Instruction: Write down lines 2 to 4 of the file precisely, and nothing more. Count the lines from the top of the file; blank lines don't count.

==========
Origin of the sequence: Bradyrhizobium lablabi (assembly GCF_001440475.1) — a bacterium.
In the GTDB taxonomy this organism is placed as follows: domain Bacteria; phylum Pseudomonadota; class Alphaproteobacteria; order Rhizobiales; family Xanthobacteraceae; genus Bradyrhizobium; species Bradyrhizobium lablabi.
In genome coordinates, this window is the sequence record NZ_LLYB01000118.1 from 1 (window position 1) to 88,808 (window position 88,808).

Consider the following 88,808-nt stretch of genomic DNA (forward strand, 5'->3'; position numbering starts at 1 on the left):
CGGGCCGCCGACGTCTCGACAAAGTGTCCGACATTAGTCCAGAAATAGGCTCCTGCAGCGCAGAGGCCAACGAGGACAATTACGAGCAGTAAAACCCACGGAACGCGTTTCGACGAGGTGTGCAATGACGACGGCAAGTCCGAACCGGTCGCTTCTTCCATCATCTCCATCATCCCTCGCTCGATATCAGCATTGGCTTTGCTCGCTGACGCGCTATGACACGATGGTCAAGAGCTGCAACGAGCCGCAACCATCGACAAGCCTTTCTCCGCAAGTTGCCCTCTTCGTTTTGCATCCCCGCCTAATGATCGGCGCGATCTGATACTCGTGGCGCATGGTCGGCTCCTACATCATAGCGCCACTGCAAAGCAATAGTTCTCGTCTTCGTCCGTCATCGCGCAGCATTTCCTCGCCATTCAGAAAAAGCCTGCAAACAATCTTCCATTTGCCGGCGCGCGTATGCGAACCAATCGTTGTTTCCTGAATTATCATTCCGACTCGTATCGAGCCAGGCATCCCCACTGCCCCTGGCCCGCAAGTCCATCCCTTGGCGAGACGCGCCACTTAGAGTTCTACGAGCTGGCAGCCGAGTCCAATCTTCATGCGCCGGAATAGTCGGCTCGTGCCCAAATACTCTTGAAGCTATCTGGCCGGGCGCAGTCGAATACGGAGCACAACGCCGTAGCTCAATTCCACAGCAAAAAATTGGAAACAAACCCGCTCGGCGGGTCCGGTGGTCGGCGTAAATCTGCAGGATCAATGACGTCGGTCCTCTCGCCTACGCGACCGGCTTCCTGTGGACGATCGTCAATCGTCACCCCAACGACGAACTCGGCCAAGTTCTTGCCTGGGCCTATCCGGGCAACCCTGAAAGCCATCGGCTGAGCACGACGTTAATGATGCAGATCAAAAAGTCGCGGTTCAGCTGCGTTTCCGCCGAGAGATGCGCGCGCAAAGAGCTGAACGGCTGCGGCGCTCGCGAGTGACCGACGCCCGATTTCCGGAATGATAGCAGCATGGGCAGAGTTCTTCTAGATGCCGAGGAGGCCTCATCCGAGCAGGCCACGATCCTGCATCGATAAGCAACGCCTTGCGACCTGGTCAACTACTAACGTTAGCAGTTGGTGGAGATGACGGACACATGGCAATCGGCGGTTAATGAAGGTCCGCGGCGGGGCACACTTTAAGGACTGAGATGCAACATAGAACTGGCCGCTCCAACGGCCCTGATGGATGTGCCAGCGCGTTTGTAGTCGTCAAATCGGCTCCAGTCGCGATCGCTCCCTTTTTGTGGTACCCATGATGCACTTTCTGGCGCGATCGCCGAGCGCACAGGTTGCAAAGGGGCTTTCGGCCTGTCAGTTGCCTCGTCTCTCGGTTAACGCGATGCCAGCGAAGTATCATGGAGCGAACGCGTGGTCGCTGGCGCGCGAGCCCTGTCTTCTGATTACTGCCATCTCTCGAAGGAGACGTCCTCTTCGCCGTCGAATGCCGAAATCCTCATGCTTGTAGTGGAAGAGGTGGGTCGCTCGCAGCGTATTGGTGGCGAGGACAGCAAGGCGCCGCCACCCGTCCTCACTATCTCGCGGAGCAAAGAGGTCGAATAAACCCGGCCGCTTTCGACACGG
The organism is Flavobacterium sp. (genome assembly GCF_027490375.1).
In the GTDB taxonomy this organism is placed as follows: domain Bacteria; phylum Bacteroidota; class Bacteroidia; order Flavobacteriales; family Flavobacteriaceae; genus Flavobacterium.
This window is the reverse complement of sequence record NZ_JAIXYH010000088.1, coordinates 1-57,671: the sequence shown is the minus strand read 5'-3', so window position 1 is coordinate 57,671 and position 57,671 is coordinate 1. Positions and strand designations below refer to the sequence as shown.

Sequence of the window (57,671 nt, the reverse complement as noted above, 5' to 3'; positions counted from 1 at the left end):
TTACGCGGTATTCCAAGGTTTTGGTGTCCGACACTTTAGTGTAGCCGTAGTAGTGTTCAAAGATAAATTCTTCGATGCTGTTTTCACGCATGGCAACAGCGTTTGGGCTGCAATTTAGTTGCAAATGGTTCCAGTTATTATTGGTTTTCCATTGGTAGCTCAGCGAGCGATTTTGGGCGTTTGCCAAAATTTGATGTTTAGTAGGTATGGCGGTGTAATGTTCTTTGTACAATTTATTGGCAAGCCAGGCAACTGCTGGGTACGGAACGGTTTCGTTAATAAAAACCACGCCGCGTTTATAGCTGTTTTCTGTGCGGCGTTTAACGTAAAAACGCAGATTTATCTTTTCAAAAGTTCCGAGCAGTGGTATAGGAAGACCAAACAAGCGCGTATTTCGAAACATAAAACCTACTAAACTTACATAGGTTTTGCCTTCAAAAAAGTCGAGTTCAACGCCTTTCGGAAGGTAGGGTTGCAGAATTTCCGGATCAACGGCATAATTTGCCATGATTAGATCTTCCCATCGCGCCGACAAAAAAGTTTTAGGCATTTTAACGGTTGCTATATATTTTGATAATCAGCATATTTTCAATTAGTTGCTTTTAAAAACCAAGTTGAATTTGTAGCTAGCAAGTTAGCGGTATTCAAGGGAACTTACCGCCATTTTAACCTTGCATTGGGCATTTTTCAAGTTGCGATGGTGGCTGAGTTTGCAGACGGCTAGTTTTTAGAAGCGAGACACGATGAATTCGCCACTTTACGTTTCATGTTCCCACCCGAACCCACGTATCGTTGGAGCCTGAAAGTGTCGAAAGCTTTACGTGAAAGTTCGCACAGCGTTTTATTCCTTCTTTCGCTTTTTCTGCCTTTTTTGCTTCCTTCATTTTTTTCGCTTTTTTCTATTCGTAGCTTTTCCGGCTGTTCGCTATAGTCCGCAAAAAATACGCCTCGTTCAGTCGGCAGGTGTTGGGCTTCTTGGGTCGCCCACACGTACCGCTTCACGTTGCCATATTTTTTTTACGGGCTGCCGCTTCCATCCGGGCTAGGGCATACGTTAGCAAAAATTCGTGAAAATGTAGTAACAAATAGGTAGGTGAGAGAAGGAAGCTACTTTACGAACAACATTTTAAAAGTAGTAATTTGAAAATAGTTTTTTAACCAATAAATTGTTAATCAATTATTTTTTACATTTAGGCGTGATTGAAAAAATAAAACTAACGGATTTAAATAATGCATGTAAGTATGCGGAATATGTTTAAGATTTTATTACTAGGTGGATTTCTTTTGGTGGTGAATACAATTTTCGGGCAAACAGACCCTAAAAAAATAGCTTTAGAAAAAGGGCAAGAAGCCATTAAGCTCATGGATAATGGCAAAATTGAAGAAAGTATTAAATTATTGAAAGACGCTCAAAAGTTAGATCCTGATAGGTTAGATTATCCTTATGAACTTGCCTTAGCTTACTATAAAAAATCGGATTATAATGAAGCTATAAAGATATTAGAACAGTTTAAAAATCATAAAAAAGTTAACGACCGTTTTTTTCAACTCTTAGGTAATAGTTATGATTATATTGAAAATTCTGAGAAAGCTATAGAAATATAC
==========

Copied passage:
In the GTDB taxonomy this organism is placed as follows: domain Bacteria; phylum Pseudomonadota; class Alphaproteobacteria; order Rhizobiales; family Xanthobacteraceae; genus Bradyrhizobium; species Bradyrhizobium lablabi.
In genome coordinates, this window is the sequence record NZ_LLYB01000118.1 from 1 (window position 1) to 88,808 (window position 88,808).

Consider the following 88,808-nt stretch of genomic DNA (forward strand, 5'->3'; position numbering starts at 1 on the left):